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Launching a J2ME tutorial

Posted by daniel on February 10, 2005 at 8:11 AM PST

Stuck in the MIDlet with you

Ok the Stealer's Wheel reference was lame, but I'm pleased to see
two J2ME articles on our front page. We're launching Vikram Goyal's
J2ME Tutorial with href="http://today.java.net/pub/a/today/2005/02/09/j2me1.html"> Part
1: Creating MIDlets. In this part he provides " a step-by-step
guide to creating J2ME applications, also known as MIDlets, using a
simple example. This will cover how to test and deploy these MIDlets
as well. Finally, I will round out this installment with a look at the
lifecycle of a MIDlet."

Now that I'm finally catching up on my backlog of article
submissions, feel free to email me with your href="http://today.java.net/cs/user/create/bl">article proposals


In Also
in Java Today
, the ACM has published href="http://acmqueue.com/modules.php?name=Content&pa=showpage&pid=273&page=2">A
Conversation with Alan Kay. The interviewer digs deeper than many
of the recent articles on Kay. They talk at length about languages,
including Java. Kay concludes " It's known that our basic
language mechanism for both reading and hearing has a fast and a slow
process. The fast process has basically a surface phrasal-size nature,
and then there's a slower one. This is why jokes require pauses;
the joke is actually a jump from one context to another, and the
slower guy, who is dealing with the real meanings, has to catch up to
it. [..] Most creativity is a transition from one context into another
where things are more surprising. There's an element of surprise,
and especially in science, there is often laughter that goes along
with the 'Aha.' Art also has this element. Our job is to remind us
that there are more contexts than the one that we're in - the
one that we think is reality.

Thanks to href="http://weblogs.java.net/blog/mister__m/archive/2005/02/genesis_02rc2_i.html">Michael
Nascimento Santos for pointing out in his blog that href="http://www.javalobby.org/nl/archive/jlnews_20050208o.html"> Rick
Ross at the JavaLobby says join the JCP. Rick urges you to "GO
JOIN THE JCP RIGHT NOW! Do not wait. Do not waste this privilege you
have to participate in shaping and guiding Java's future. It is a
unique opportunity, and we should collectively view it as a
responsibility. Let's make individual JCP memberships a top priority
for anyone who considers himself or herself a member of the Java
developer community."


That brings us to today's
Weblogs
and Michael's post href="http://weblogs.java.net/blog/mister__m/archive/2005/02/genesis_02rc2_i.html">
Rick is right: join the JCP! He writes "Rick Ross, Javalobby's
founder, has written about the importance of joining the JCP (and what
it takes to do so). I have to say he is right about it." In Bwit
points to the following statement that keeps him from joining the JCP,
"This means for example, that you cannot make contributions on behalf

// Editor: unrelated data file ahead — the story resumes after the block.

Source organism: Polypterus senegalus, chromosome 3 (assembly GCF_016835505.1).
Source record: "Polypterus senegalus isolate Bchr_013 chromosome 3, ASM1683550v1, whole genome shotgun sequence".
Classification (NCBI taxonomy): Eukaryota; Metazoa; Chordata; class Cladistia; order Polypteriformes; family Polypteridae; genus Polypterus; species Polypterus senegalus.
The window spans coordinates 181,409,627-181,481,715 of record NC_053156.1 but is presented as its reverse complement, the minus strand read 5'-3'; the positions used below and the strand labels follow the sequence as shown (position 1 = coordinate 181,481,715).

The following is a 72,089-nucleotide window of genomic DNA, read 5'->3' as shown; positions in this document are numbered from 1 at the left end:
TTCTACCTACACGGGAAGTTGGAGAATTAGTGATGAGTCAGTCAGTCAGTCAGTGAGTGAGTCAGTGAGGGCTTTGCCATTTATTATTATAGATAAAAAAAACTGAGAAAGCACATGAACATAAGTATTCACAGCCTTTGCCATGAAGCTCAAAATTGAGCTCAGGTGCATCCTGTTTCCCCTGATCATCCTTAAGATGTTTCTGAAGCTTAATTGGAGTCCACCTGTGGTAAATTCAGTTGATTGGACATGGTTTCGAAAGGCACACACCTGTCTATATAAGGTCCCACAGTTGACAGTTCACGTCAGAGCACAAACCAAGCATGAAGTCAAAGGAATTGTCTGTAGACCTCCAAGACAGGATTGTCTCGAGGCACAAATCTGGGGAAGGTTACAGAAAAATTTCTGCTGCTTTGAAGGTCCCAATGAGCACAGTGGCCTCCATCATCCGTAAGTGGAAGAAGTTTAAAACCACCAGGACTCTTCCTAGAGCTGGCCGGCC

of your company nor can you share with your employer anything that you
learned within the JCP."

Bruno Souza suggests that when it comes to Open Source and Java href="http://weblogs.java.net/blog/brunos/archive/2005/02/what_about_focu_1.html">
What about focusing on the right discussions? " The main problem
on this Java and Open Source discussion is that there seems to be a
lot of misinformation on both sides. We all need to get on the same
page, or we'll always be discussing the wrong things."

Bernard Traversat blogs on href="http://weblogs.java.net/blog/tra/archive/2005/02/the_power_of_jx.html">
The Power of JXTA Virtual Network Addressing! He writes "JXTA
vision is to abstract the Internet into a multitude of user's defined
virtual p2p network overlays allowing Java applications to
transparently roam from multiple network locations or connectivities
while still remaining *virtually* connected."


In Projects and
Communities
, a reminder for members of the href="http://jxta.dev.java.net">JXTA Community: voting in the href="http://www.jxta.org/community/voting/election2005.htm">JXTA
Elections is currently open, and ends February 13 at midnight.
The elections are to fill two openings on the JXTA Board of Directors,
and the elected representatives will serve from 3/1/05 to 2/28/06.

The article href="http://java.sun.com/developer/technicalArticles/JavaLP/netbeans41EA2/">
NetBeans 4.1 looks at EA2 of the popular IDE and focuses on its
major new features, which include facilities for writing and testing
EJB's, a "Call EJB" feature to eliminate JNDI lookups and other
hassles, and new tools to develop and test web services. You can
learn more about 4.1's development in the href="http://community.java.net/netbeans">NetBeans Community.


Kohsuke writes about naming decisions in href="http://forums.java.net/jive/thread.jspa?messageID=10981&tstart=0#10981">
Re: Request no.1 - different filenames for JAXB and JAXB 2.0 in
today's
Forums
. "I think one of the reason we chose to call it
'jaxb-impl.jar' and 'jaxb1-impl.jar' is that I wanted it to be very
clear that people developing against 2.0 will not need to
redistribute jaxb1-impl.jar."

MarkF writes on href="http://forums.java.net/jive/thread.jspa?messageID=10960&tstart=0#10960">
Make arrays into fully-fledged Collections: T[] is shorthand for
Array. "Agreed. People shouldn't be afraid of low-level data
manipulation.[..] It's like Linus Torvalds always says: 'mechanism,
not policy'. Java should provide good mechanisms, not enforce
policies. The enhanced for loop is a godsend, but compelling its use
in all cases would be disastrous."


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Stuck in the MIDlet with you